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Philippine police block thousands of May Day protesters

Philippine police block thousands of May Day protesters

Riot police blocked thousands of protesters who tried to march Tuesday toward President Gloria Macapagal Arroyo's palace to demand higher wages and her removal from office for unresolved accusations of vote-rigging and corruption, police said.
Government troops and police, who were placed on the highest state of alert, had banned protests near the Malacanang presidential palace for security reasons, including coup rumors that have sporadically swirled in past years.
Riot police were deployed around the presidential palace and in a pro-democracy Roman Catholic shrine along the EDSA highway, where nonviolent revolts erupted to oust dictator Ferdinand Marcos in 1986 and disgraced leader Joseph Estrada in 2001.
More than 1,500 protesters led by the left-wing group Akbayan were blocked by policemen about two blocks from the presidential palace, police said. After a brief program in front of the police blockade, the protesters dispersed without any incident or arrest.
The protesters urged voters to be vigilant against possible cheating in the May 14 congressional and local elections, reminding them of accusations that Arroyo conspired with a top elections commissioner to rig the 2004 presidential polls, which she won.
Arroyo has steadfastly denied committing any wrongdoing during the election but has refused to answer the accusations in detail.
The protesters blasted Arroyo for trumpeting economic gains and claiming to have generated millions of jobs since she came to power in 2001, when large numbers of Filipinos remained jobless and those with work grapple with low wages and hard labor conditions.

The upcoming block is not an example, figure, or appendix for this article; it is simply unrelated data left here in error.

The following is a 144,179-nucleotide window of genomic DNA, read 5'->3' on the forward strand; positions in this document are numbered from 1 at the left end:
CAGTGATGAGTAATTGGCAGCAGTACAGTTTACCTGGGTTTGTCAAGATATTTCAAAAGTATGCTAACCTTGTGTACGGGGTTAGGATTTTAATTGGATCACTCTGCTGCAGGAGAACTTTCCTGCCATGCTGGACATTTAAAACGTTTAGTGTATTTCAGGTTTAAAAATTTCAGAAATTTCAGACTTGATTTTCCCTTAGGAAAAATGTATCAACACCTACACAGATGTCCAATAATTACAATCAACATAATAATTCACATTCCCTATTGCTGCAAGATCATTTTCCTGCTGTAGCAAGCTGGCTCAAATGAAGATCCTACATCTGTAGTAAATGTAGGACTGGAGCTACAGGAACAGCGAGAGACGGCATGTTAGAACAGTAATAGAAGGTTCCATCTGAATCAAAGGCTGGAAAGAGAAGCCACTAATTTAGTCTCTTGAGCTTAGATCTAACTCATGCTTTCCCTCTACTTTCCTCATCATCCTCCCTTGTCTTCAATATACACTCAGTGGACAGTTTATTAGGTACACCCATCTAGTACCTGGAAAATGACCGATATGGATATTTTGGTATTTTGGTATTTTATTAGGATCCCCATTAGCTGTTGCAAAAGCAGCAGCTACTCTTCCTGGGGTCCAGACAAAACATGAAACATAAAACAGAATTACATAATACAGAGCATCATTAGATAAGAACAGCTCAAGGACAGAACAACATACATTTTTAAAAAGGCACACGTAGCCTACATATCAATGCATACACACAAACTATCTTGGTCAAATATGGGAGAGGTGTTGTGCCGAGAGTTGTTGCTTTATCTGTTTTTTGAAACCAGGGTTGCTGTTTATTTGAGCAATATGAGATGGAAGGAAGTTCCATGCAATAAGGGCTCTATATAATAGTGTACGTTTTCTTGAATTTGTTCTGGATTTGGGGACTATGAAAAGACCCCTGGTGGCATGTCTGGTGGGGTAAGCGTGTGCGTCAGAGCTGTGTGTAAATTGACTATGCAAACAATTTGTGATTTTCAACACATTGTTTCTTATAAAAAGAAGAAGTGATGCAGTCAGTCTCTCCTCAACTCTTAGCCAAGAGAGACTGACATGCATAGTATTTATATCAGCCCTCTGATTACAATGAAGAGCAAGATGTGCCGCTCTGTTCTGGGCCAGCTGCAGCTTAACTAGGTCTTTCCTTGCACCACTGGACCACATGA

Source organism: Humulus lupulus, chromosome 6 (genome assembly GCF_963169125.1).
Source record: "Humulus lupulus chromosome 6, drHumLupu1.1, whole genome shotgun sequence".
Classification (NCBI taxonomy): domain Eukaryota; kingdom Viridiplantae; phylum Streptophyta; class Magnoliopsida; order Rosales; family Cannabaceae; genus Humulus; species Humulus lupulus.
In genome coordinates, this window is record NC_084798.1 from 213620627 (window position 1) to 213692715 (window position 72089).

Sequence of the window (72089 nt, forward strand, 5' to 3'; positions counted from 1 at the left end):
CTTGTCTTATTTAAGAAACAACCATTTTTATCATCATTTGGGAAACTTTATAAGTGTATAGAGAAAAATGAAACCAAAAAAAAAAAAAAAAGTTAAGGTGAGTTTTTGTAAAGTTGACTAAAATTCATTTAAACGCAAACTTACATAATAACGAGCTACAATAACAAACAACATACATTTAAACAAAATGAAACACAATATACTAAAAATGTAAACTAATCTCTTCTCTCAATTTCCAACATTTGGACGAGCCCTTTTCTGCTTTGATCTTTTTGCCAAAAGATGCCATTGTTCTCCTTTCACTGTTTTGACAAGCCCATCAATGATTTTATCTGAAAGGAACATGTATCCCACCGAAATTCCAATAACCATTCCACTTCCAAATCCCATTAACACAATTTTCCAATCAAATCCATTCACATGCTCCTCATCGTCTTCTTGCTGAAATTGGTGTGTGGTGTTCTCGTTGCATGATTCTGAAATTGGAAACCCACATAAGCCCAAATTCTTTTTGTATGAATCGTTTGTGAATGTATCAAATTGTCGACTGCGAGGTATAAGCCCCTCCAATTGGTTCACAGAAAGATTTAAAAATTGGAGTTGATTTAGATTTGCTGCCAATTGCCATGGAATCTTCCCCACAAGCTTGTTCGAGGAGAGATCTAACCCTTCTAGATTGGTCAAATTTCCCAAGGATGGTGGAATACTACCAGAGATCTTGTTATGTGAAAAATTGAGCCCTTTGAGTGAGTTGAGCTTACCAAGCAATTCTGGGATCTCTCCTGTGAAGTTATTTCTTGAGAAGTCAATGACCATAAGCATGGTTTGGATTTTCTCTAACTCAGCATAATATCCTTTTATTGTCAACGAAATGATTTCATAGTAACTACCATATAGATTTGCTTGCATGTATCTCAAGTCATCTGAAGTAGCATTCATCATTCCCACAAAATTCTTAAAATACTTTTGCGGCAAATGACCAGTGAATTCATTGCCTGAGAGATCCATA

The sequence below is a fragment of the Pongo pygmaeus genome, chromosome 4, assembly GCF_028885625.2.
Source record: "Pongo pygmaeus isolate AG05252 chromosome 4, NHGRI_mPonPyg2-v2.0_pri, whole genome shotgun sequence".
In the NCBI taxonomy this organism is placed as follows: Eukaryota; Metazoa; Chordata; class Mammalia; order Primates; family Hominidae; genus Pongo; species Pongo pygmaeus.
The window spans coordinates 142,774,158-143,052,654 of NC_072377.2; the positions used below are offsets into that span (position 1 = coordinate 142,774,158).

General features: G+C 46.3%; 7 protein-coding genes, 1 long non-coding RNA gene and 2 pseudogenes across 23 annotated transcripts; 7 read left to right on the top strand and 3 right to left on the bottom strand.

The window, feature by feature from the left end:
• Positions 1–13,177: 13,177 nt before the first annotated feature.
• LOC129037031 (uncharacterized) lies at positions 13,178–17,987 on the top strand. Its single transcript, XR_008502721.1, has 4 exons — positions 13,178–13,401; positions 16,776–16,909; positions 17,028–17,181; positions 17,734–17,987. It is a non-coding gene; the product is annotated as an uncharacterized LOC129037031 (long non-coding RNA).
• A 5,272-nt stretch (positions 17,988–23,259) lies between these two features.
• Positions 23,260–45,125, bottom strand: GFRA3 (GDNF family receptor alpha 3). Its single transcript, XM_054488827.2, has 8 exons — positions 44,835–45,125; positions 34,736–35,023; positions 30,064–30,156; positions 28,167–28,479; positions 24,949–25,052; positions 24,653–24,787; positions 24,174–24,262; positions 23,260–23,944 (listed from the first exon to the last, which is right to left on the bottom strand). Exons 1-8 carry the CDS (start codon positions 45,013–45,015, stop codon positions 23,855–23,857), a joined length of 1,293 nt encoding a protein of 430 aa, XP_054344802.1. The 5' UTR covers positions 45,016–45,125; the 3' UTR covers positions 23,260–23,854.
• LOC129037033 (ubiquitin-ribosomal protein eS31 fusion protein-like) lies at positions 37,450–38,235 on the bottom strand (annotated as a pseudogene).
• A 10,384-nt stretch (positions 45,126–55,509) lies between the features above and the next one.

Another group of protesters, numbering about 5,000, massed in a downtown Manila square.
The rally was briefly disrupted when an unidentified man, suspected to be a police intelligence agent, was mauled by several protesters.
About 3,000 of the protesters marched to the presidential palace late Tuesday but were also blocked by policemen. Led by the left-wing May First Movement, the protesters accused Arroyo of granting incentives to businessmen but neglecting lowly paid workers.
"The workers get nothing from Arroyo but crumbs," protest leader Renato Reyes said.
"They get starvation wages and are driven deep in debt to survive," he said.
At a gathering of moderate labor groups in Manila, Arroyo unveiled a package of benefits for government and private-sector workers, including salary loans, low-cost housing, scholarships and a newly built Manila budget hotel that charges 25 pesos (US$.50 cents, euro.37) for an overnight stay for poor transient workers.
Two jeeploads of poor suburban Manila protesters managed to reach at dawn the historic Mendiola bridge, a symbol of anti-government resistance about a block from the presidential palace. They laid a wreath at a monument to remember the victims of a 2001 anti-Arroyo uprising.
On May 1, 2001, thousands of supporters of Estrada, who had been arrested on plunder charges shortly after being ousted four months earlier, tried to storm the palace but were violently dispersed by soldiers. Six people were killed in the riots, which Arroyo called a failed power grab.


Updated : 2021-07-25 19:45 GMT+08:00